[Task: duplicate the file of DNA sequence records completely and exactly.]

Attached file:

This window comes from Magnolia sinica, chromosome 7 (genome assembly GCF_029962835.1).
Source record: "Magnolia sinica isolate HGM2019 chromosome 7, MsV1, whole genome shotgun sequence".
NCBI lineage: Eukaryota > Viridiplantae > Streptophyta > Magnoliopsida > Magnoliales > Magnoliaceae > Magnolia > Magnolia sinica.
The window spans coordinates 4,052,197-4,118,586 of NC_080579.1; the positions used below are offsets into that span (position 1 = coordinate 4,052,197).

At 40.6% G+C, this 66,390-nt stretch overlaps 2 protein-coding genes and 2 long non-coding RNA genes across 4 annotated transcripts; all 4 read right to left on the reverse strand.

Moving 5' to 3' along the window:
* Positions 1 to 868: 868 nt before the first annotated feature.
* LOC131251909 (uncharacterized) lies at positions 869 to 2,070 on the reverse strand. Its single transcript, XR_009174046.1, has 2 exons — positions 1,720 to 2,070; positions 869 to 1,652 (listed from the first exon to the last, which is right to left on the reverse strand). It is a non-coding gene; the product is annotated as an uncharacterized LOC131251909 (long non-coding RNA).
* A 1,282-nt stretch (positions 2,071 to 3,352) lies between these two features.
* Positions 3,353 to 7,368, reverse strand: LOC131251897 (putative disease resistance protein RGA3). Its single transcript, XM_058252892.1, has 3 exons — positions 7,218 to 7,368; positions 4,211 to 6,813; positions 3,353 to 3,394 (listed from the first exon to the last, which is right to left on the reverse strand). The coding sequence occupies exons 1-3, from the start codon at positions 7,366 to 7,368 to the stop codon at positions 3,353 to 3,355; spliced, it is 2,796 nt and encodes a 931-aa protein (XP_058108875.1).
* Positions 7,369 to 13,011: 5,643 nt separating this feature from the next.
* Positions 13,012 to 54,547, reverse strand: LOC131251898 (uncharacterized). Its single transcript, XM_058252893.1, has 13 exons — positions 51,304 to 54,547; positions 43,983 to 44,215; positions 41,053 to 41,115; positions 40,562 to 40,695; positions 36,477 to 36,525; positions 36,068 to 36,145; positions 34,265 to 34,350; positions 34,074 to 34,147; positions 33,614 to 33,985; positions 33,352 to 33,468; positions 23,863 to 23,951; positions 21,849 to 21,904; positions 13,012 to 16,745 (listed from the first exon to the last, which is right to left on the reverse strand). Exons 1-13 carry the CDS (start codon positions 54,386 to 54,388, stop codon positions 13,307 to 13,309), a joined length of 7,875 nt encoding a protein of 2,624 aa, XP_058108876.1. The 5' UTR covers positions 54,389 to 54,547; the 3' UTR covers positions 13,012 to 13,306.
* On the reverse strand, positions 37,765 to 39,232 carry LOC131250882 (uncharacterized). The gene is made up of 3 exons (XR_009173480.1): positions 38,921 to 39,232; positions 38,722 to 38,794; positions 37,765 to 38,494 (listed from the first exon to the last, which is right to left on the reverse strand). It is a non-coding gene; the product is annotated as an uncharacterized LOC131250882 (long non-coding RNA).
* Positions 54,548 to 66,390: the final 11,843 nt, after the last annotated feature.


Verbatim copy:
This window comes from Magnolia sinica, chromosome 7 (genome assembly GCF_029962835.1).
Source record: "Magnolia sinica isolate HGM2019 chromosome 7, MsV1, whole genome shotgun sequence".
NCBI lineage: Eukaryota > Viridiplantae > Streptophyta > Magnoliopsida > Magnoliales > Magnoliaceae > Magnolia > Magnolia sinica.
The window spans coordinates 4,052,197-4,118,586 of NC_080579.1; the positions used below are offsets into that span (position 1 = coordinate 4,052,197).

At 40.6% G+C, this 66,390-nt stretch overlaps 2 protein-coding genes and 2 long non-coding RNA genes across 4 annotated transcripts; all 4 read right to left on the reverse strand.

Moving 5' to 3' along the window:
* Positions 1 to 868: 868 nt before the first annotated feature.
* LOC131251909 (uncharacterized) lies at positions 869 to 2,070 on the reverse strand. Its single transcript, XR_009174046.1, has 2 exons — positions 1,720 to 2,070; positions 869 to 1,652 (listed from the first exon to the last, which is right to left on the reverse strand). It is a non-coding gene; the product is annotated as an uncharacterized LOC131251909 (long non-coding RNA).
* A 1,282-nt stretch (positions 2,071 to 3,352) lies between these two features.
* Positions 3,353 to 7,368, reverse strand: LOC131251897 (putative disease resistance protein RGA3). Its single transcript, XM_058252892.1, has 3 exons — positions 7,218 to 7,368; positions 4,211 to 6,813; positions 3,353 to 3,394 (listed from the first exon to the last, which is right to left on the reverse strand). The coding sequence occupies exons 1-3, from the start codon at positions 7,366 to 7,368 to the stop codon at positions 3,353 to 3,355; spliced, it is 2,796 nt and encodes a 931-aa protein (XP_058108875.1).
* Positions 7,369 to 13,011: 5,643 nt separating this feature from the next.
* Positions 13,012 to 54,547, reverse strand: LOC131251898 (uncharacterized). Its single transcript, XM_058252893.1, has 13 exons — positions 51,304 to 54,547; positions 43,983 to 44,215; positions 41,053 to 41,115; positions 40,562 to 40,695; positions 36,477 to 36,525; positions 36,068 to 36,145; positions 34,265 to 34,350; positions 34,074 to 34,147; positions 33,614 to 33,985; positions 33,352 to 33,468; positions 23,863 to 23,951; positions 21,849 to 21,904; positions 13,012 to 16,745 (listed from the first exon to the last, which is right to left on the reverse strand). Exons 1-13 carry the CDS (start codon positions 54,386 to 54,388, stop codon positions 13,307 to 13,309), a joined length of 7,875 nt encoding a protein of 2,624 aa, XP_058108876.1. The 5' UTR covers positions 54,389 to 54,547; the 3' UTR covers positions 13,012 to 13,306.
* On the reverse strand, positions 37,765 to 39,232 carry LOC131250882 (uncharacterized). The gene is made up of 3 exons (XR_009173480.1): positions 38,921 to 39,232; positions 38,722 to 38,794; positions 37,765 to 38,494 (listed from the first exon to the last, which is right to left on the reverse strand). It is a non-coding gene; the product is annotated as an uncharacterized LOC131250882 (long non-coding RNA).
* Positions 54,548 to 66,390: the final 11,843 nt, after the last annotated feature.